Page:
If most of Jane Austen’s bibliography can be summarily described as gently satirical jabs towards the landed gentry of the late 18th century, then Whit Stillman’s Love & Friendship is the most acerbic interpretation of that quality. Based on her little-known novella Lady Susan, the film will prove familiar to fans of both the author and the filmmaker, the previous output of the latter in particular delving into the world of chic affluence with a trademark sense of dry irony and reserved affection. But this, his first adaptation, proves that Whitman is a natural fit for Austen’s literary sensibilities as much as she is for his cinematic flourishes. In conjunction, their distinct authorial voices provide a portrait of a secluded social construct that is both fond of said society’s airs of civility and critical of its hypocritical pretense of eliding human nature, or at the very least diluting it.
The aristocratic figurehead of this parable, Lady Susan Vernon, is certainly one of Austen’s most wicked creations, and in Kate Beckinsale finds herself a perfect cinematic avatar. Beckinsale, whose career began with Kenneth Branagh’s Much Ado About Nothing, has certainly found her talent squandered in questionable projects over the last quarter century. Yet reuniting with Stillman nearly two decades after The Last Days of Disco has provided Beckinsale with a role that has given her the chance to utilize her sophisticated sensuality to add dimension to her character rather than detract from it. Lady Susan is indeed a cunning socialite whose eloquence and elegance earn her the adoration of men both married and single. When a gentleman recognizes her on the street, she promptly shoos him away. Her companion, Alicia Johnson (Chloë Sevigny), is outraged at the man’s presumed temerity, yet Susan confides that she “would never speak that way to a stranger.” Her calculated navigation of social morays without missing a beat earns as much begrudging admiration as it does moral indignation.
As Susan worms her way into the good graces of a potential suitor several years her junior (Xander Samuel), she endeavors to arrange a marriage between her daughter and a nobleman for whom “blockhead” seems an insufficient description, though it is certainly used several times. If there is a nadir to this vision of British aristocracy, it is embodied wholesale by Sir James Martin, a giddy buffoon who initially believes there are twelve commandments. When he is corrected that there are only ten, he sets it upon himself to decide which two commandments should be excised. Played with guileless abandon by Tom Bennett, he provides a delightful foil to Susan’s introverted daughter who finds the idea of marrying such a man revolting. Unfortunately, her concerns are quelled by her tyrannical mother’s self-absorption, and she serves as the closest to a moral compass the film has.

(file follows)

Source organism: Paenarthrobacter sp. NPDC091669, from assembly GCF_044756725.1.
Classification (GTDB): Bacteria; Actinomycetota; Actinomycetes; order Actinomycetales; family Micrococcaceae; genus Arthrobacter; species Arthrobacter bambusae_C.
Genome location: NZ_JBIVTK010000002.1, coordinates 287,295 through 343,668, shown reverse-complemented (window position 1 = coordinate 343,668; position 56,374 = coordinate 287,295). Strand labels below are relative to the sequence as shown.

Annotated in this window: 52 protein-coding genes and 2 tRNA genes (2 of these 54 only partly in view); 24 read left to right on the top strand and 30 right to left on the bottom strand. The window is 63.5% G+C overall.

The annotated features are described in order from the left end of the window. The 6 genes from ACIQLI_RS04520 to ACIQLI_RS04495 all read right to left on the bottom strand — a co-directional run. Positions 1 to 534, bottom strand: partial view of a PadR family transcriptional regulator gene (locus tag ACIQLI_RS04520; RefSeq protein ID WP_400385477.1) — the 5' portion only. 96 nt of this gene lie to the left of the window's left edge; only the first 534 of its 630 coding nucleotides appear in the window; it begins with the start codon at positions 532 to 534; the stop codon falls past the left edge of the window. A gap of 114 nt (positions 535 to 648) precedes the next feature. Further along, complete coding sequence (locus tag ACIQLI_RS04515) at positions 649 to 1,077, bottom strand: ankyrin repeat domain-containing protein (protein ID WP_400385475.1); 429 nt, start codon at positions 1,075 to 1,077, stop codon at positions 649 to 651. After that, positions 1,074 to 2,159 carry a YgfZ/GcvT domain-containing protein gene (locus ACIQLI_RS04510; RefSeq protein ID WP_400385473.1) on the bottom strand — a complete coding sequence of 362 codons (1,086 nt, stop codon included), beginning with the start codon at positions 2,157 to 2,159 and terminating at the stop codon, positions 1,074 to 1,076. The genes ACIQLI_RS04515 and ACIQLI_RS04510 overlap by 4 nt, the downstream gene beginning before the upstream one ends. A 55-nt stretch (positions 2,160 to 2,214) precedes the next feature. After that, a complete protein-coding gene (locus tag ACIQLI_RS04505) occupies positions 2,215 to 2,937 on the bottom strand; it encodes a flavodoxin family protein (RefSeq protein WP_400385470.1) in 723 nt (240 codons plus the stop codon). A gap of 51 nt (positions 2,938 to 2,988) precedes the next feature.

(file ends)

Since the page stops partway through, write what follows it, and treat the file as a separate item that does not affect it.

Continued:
Watching this film, I was reminded of Whitman’s directorial debut Metropolitan in which a group of adolescents that refer to themselves as urban haute bourgeoisie (or UHB, for short) dominate their social interactions with coldly intellectual discourse at the expense of common sense. Indeed, when the resolution of Love & Friendship comes to a head, it almost seems like a foregone conclusion that this should be where Austen’s characters end up. But therein lies the trademark irony for which Stillman has built his entire career upon. He thrives upon characters who are articulate, inquisitive, yet to a point where they miss the forest for the trees, almost literally here as they converse in opulent gardens and corridors that always seem too narrow for comfort. “We do not live, we visit,” Susan quips, and such an attitude seems to spur from an ideology that equates companionship to labor at a transition into Industrial Capitalism. After all, it is no mistake there is an ampersand in the title rather than its informal variant.
What Austen understood and what Stillman, with his band of crafted collaborators, strives to express is the folly of human endeavors within the constraints of their own societal creations. Grace, wit, and intelligence are virtues that should be cultivated without ignoring our own shortcomings as a species nor remain ignorant of the confined spaces that can exacerbate our primal urge for self-preservation. Both artists know perfectly well that this would all be terribly distressful if it weren’t all so damnably funny.